In recent years, China has sought to become the global cheerleader for sustainability and is seeking to align its economic and environmental performance as well as building a green financial system.
This transformation started in 2016, with a government-backed surge in green bonds, green credit and lending, while a year later the People’s Bank of China added green credit into the macro-prudence assessment framework and the National Development and Reform Commission clarified standards for green industry and green projects in the national industrial catalogue.
Greening investments followed suit, with the first guidelines on green investment published by AMAC in 2018 as ESG integration kicked off in the country.
“In China, two key drivers have recently prompted interest in responsible investment: a government effort to promote green finance, and the increasing globalization of China’s investment market. New research by the PRI shows there is a third driver for responsible investment in China: that ESG integration is a source of investment value,” says Margarita Pirovska, head of fiduciary duty at the PRI.
“Preliminary analysis led with MSCI ESG data in China and emerging markets, and case studies by local and international investors suggests that ESG is a source of alpha in China.”
The PRI’s new report is based on data collected between June 2013 and June 2019 and uses the MSCI China ESG Leaders, MSCI China ESG Universal, MSCI Emerging Markets ESG Leaders, and MSCI Emerging Markets ESG Universal indexes to derive its conclusions.
“Analysis indicates that both best-in-class and tilting strategies using ESG scores deliver alpha and relatively lower maximum drawdowns over their respective benchmarks. In addition, the efficacy of ESG factors in delivering stronger risk-adjusted returns is more pronounced in the MSCI China universe than in wider emerging markets,” says Pirovska.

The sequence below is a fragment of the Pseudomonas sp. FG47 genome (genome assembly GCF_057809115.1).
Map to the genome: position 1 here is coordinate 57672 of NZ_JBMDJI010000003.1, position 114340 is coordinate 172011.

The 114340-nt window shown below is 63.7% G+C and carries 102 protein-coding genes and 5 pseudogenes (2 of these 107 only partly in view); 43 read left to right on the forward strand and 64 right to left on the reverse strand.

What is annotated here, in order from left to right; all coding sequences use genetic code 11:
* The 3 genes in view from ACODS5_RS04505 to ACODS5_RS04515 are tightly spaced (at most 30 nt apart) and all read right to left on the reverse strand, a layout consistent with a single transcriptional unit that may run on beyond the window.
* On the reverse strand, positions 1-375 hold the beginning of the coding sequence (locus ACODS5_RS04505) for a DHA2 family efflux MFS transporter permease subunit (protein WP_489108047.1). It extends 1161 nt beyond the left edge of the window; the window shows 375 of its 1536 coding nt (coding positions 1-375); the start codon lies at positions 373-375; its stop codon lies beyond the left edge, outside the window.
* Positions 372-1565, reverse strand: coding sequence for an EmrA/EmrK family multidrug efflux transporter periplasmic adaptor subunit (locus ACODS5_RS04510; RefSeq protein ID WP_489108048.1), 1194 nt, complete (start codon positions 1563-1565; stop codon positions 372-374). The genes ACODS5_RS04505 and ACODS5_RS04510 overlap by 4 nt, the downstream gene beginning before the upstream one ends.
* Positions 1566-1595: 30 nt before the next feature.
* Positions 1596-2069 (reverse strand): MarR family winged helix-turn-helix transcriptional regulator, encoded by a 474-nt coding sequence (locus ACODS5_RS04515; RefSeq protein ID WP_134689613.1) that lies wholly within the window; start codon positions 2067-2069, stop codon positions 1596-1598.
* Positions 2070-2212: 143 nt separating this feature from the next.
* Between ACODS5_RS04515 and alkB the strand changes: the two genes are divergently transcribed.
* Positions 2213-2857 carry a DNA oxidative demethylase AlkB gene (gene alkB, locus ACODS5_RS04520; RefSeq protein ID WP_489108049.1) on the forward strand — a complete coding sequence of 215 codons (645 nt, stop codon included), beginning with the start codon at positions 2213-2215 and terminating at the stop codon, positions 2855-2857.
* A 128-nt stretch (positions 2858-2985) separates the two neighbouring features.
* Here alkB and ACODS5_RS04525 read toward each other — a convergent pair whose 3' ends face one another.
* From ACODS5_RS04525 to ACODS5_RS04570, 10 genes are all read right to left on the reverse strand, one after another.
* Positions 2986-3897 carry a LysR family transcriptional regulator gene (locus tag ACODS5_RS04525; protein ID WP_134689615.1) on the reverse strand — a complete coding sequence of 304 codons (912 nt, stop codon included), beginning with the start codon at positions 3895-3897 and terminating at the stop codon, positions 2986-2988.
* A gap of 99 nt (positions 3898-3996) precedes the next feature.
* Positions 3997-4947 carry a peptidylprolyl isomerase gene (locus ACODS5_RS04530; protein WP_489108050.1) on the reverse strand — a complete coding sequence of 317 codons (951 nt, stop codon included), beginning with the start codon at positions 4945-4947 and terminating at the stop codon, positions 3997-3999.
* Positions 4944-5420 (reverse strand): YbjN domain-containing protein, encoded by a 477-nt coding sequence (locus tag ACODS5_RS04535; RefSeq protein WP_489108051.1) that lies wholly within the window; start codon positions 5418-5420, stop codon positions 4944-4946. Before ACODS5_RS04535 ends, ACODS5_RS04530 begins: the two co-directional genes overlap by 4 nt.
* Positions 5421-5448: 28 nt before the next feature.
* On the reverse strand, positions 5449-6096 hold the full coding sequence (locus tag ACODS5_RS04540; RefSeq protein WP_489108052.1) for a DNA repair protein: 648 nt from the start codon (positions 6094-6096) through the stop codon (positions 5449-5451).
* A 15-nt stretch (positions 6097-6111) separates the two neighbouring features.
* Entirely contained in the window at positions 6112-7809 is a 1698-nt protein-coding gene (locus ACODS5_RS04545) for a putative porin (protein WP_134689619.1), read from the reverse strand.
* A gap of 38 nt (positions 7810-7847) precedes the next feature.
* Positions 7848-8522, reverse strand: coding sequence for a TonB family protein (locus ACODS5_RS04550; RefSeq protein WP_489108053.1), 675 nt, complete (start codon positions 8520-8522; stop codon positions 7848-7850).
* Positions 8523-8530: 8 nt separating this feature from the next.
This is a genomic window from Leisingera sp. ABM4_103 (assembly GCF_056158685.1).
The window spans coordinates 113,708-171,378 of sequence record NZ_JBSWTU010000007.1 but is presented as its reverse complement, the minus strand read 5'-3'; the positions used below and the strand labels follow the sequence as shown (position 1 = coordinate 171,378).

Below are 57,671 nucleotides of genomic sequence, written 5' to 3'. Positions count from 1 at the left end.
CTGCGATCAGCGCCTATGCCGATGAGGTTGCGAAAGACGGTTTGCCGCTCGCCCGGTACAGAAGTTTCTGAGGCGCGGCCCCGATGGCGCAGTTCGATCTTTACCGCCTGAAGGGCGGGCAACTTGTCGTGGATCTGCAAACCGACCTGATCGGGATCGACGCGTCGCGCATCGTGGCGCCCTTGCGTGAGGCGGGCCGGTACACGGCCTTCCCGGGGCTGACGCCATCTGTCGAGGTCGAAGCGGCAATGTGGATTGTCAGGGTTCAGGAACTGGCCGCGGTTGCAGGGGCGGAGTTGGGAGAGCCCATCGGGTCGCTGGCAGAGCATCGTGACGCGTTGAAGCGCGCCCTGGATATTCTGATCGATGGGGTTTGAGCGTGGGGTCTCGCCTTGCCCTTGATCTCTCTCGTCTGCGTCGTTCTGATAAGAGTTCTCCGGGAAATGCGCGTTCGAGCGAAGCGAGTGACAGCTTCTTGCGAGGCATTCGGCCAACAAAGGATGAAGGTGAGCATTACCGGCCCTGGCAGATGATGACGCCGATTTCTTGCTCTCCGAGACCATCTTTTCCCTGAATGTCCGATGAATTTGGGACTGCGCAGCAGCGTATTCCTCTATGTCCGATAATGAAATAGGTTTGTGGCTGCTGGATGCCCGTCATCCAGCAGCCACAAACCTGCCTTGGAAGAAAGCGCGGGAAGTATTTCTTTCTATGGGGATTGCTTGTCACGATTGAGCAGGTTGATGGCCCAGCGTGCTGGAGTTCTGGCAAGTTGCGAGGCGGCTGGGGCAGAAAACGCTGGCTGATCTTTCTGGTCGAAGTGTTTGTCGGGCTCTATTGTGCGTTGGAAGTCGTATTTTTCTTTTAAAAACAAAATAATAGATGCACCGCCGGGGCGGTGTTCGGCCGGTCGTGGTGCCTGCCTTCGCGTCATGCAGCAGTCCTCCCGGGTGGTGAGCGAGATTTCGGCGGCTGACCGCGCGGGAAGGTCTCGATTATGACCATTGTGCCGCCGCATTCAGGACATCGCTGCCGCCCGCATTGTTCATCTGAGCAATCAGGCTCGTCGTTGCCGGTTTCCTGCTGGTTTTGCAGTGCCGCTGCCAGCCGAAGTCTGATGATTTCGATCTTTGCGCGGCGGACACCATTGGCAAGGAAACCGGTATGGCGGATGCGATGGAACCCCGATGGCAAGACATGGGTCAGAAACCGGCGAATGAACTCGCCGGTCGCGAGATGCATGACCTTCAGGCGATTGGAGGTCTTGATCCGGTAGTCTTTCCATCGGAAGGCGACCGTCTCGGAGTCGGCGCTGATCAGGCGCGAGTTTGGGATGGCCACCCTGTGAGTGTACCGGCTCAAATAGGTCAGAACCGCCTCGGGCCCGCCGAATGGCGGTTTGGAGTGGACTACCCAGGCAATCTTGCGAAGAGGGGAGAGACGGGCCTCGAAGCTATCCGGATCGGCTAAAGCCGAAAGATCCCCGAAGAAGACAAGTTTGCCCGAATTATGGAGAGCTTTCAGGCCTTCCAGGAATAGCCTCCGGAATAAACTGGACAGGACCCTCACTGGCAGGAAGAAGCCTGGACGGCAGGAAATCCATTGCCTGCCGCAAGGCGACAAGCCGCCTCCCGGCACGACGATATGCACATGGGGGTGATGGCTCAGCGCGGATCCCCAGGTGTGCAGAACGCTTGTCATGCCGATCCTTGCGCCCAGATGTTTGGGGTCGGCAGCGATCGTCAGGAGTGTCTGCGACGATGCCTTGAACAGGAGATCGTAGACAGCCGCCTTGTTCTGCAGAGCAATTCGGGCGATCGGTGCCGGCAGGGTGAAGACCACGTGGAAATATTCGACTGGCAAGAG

As is the case across industries globally, the quality of China’s ESG data remains an issue for comparative purposes, the country’s investment managers have been able to use ESG-oriented insights and information to enhance their understanding of industries and companies.
For example, China AMC used ESG considerations to validate fundamental insights and as potential flags for risk management while E-Fund and Hwabao used environmental risk and corporate management capability to analyze industry dynamics, which enabled portfolio managers to make investment choices.
Meanwhile, Harvest used a proprietary ESG framework and methodology to conduct quantitative ESG analysis across the A-share market, and BNP Paribas Asset Management identified three sources of alpha from sustainable investment practices: the pricing of avoided risk, ESG momentum and the stewardship dynamic and identifying opportunities through key ESG issues.
“From a policy perspective, the main message is that with better data, investment managers can make better investment decisions and generate better returns for their clients. A standardized, mandatory ESG disclosure framework is key to mainstreaming responsible investment in China,” says Pirovska.